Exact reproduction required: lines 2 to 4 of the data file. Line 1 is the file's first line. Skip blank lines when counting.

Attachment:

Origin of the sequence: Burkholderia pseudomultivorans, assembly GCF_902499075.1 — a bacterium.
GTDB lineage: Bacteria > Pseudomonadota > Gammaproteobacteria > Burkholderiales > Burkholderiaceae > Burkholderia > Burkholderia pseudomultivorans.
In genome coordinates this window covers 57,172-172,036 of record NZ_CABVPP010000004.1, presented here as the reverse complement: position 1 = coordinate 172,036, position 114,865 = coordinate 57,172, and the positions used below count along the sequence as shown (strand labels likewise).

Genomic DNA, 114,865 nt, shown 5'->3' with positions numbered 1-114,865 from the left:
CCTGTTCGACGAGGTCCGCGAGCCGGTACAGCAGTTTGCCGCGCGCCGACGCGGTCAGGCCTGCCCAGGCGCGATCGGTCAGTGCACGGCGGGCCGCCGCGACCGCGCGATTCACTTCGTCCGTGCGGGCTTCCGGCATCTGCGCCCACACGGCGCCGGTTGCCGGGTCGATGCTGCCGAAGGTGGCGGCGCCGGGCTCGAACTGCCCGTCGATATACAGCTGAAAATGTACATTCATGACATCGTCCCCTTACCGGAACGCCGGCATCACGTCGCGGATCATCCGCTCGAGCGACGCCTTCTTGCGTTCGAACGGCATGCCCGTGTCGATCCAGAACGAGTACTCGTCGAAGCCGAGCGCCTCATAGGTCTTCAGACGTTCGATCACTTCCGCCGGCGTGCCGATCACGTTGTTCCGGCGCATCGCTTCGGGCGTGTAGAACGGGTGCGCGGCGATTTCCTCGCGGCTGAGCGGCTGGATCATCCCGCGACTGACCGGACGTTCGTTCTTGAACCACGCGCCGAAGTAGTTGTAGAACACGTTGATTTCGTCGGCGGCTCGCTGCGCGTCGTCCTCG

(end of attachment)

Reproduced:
GTDB lineage: Bacteria > Pseudomonadota > Gammaproteobacteria > Burkholderiales > Burkholderiaceae > Burkholderia > Burkholderia pseudomultivorans.
In genome coordinates this window covers 57,172-172,036 of record NZ_CABVPP010000004.1, presented here as the reverse complement: position 1 = coordinate 172,036, position 114,865 = coordinate 57,172, and the positions used below count along the sequence as shown (strand labels likewise).

Genomic DNA, 114,865 nt, shown 5'->3' with positions numbered 1-114,865 from the left: